Saving on list £4598 = 25.5%
    Saving on dealer £2973 = 18.1%
    Door to Door delivery was to NW UK. The above figures are for illustration purposes only and are not guaranteed. Also these savings are dependant on the rate of exchange between £ & €. For any other car manufacturer, use the dealer locator section on their european manufacturer's website. You will have guess their web name eg

    Best of luck
  • tonyivb
    tonyivb Posts: 214 Forumite
    We bought a new MGF from the Netherlands in 1999 and saved £7-8K.

    We dealt directly with a Rover dealer in Rotterdam to get the best price, but this easy because my wife is Dutch & that is where her family lives.

    I realise that a lot has changed since then (ie the Euro and car supermarkets) but if you put in the legwork you can still get great savings.

    Two other things....

    We drove the car back from Rotterdam (via chunnel) so we had to arrange insurance. The insurance company were fine about this but we had to quote the VIN (as it wasn't registered).

    THis bit might have changed, but there was a period (for us it was two weeks) between when we went to the DVLA and they let us know what the registration number was. During this period you are not supposed to drive the vehicle on the road, so if you have a garage, fine, but if the car is to be kept on the street you may have a problem!

    Don't know if this is still the case... perhaps someone knows?


    Better to die on your feet than to live on your knees!
  • A question:

    Why buy a new car at all?

    The biggest depreciation on a car is in its first 3 years.

    Surely it is better to buy a second hand car?  3 or more years old?

    Nothing more  anti-money-saving than buying a new car!

  • dingo
    dingo Posts: 19
    First Post First Anniversary Combo Breaker
    Agree with Dannyboy BUT...

    1. personal choice - some people like a car that hasn't been sicked up in, had dogs in, kids etc etc

    2. A new car is covered by a decent warranty

    3. A new car doesn't need a MOT for 3 years

    4. EVERYTHING is new and should not need replacing for some time (eg tyres, exhaust)

    5. Peace of mind that you are less likely to break down. I know all the horror stories regarding the reliability of new cars - but on the whole they are more relaible than older cars (unless you buy a Peugeot)

    6. Pampering yourself
  • Galstonian
    Galstonian Posts: 1,292 Forumite
    Agree more with Dannyboy because....

    1. I assume most people would clean up the sick but I guess you never can tell.

    2. Not all warranties are created equal and there are certainly horror stories around these if you care to look.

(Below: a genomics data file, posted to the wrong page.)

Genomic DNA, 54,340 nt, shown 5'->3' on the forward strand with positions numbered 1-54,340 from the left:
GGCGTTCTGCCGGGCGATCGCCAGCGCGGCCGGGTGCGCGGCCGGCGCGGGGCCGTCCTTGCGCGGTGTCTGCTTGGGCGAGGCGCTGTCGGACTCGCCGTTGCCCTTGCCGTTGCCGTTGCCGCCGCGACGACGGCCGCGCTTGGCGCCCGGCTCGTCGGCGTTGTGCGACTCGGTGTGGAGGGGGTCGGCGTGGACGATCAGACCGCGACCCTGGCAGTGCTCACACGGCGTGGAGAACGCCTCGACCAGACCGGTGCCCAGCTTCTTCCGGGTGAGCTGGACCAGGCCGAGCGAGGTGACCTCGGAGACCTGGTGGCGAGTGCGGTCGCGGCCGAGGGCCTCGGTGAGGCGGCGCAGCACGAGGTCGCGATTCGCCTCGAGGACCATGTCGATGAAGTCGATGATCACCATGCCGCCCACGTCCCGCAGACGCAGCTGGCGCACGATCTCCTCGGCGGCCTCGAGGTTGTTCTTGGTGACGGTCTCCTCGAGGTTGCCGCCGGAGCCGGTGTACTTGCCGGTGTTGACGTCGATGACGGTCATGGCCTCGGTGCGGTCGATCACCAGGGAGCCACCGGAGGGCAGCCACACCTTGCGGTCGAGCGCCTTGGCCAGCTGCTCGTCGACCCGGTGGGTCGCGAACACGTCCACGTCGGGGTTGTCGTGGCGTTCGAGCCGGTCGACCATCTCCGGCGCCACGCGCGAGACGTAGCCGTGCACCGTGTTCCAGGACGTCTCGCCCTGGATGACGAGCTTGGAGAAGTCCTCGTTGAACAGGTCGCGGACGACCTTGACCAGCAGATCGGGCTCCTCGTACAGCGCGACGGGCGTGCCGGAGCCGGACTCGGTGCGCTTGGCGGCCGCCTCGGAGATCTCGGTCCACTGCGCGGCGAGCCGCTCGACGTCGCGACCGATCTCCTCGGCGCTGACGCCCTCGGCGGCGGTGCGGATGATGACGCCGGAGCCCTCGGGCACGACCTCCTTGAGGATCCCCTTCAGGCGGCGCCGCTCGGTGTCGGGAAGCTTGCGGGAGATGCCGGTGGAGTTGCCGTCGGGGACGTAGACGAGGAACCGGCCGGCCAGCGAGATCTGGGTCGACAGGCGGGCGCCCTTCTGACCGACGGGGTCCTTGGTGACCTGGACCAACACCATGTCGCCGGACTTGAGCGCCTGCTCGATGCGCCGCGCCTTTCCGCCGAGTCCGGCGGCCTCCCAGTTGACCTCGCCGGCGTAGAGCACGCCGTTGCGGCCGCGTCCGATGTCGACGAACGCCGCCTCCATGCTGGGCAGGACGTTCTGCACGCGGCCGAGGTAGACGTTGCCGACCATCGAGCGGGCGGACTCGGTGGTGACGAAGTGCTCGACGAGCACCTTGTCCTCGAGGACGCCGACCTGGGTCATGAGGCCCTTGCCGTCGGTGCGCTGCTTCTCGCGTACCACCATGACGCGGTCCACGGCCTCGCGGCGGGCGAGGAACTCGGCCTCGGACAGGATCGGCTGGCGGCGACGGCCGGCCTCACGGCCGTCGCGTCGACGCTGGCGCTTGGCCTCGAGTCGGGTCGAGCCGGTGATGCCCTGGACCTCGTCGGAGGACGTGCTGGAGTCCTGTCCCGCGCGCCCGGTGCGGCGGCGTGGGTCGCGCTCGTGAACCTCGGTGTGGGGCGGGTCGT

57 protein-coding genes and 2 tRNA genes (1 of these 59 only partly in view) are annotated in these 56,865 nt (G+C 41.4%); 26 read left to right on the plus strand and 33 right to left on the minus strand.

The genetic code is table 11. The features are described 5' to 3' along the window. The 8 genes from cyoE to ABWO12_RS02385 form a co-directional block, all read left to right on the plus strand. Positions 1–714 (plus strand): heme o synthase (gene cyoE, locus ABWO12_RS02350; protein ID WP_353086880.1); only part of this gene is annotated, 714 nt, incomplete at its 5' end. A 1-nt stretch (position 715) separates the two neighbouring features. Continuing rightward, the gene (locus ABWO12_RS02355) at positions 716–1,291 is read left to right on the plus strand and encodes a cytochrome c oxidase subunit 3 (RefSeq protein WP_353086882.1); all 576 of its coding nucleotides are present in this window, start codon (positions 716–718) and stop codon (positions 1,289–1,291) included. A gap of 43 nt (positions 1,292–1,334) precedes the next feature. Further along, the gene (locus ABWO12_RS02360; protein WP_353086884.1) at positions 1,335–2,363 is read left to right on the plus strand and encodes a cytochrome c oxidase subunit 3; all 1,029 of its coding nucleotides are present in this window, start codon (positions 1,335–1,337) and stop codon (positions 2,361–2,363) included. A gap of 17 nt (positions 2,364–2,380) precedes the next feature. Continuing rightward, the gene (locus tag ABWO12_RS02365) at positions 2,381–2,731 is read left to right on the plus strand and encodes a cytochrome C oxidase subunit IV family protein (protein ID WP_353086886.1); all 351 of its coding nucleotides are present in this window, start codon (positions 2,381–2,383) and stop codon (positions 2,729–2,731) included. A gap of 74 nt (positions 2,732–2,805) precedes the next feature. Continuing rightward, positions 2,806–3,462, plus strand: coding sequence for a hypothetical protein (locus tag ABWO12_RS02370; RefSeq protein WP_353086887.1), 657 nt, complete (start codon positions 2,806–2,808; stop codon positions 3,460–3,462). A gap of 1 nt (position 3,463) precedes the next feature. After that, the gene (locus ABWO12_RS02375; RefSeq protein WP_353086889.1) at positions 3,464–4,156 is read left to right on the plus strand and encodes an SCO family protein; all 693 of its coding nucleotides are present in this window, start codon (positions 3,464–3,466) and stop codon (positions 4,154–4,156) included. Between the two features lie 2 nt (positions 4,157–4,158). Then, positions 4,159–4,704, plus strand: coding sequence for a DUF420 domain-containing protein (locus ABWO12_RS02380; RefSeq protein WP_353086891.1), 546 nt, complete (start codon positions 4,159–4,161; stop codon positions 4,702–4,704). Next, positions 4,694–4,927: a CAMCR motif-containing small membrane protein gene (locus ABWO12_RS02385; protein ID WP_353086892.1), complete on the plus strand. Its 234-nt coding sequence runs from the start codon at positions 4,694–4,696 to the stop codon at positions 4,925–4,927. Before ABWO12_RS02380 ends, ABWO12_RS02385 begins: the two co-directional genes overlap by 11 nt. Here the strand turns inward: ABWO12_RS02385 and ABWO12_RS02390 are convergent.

3. Not needing an MOT shouldn't be used as an excuse for not performing what is in reality only a very rudimentarty check of a vehicles roadworthiness.

    4. "should not." is hardly the same as will not.

    5. Can I ask where you got these figures from? Do you have a comparison which includes regularly serviced vehicles as opposed to new vs. old?

    6. I can think of better things.
  • From my personal experience:

    3 years ago I bought a 3 year old Audi A4 Avant (Estate) - diesel with the turbocharger and fuel injection.

    I've not had a single problem with it, only mechanical costs being the annual service, that a friend of mine does.

    I have the oil and oil filters changed regularly, and my mechanic says that as long as I continue to do this and get it serviced regularly it should last me at least another 200,000 miles.

    On motorway miles I get 50mpg, and city/rush hour driving I get 40mpg.

    After 3 years old I don't get a car serviced with the franchised dealership, Audi in Leeds charge £75 an hour just for labour, my mechanic charges me £25 an hour.

    Also, it is very important to get the Cam Belt changed at the manufacturers recommended mileage...

    If that goes whilst you are driving it means a dead enging and £000's for a new one.

    I would never buy a new car for these reasons and the ones I quoted previously...

    The depreciation levels on new cars really is frightening! Some models are only worth half the buying price after the first year!

    But of course at the end of the day if you want to lose one third to half the value of a new car in the first year, purely for vanity reasons, then that's up to you.

    If I had the choice between a new ford/vauxhall, and a well maintained 3 year old Audi or Mercedes, I would go for the Audi/Mercedes every time!

  • mini
    mini Posts: 833
    First Anniversary Combo Breaker
    I don't always think a car is about vanity, I bought the best car I could at the time based on it's safety,(it was a used car) yes I could have kept my old reliable VW Polo without any air bags or side impact protection bars but in a crash my money sat in a bank wouldn't be of much use to me or my children.
  • System
    System Posts: 178,068
    Photogenic Name Dropper First Post
    Community Admin
    If anyone is interested i will post the full gory details of how i bought my Zafira last september & saved £4600 on £18000 (recommended price)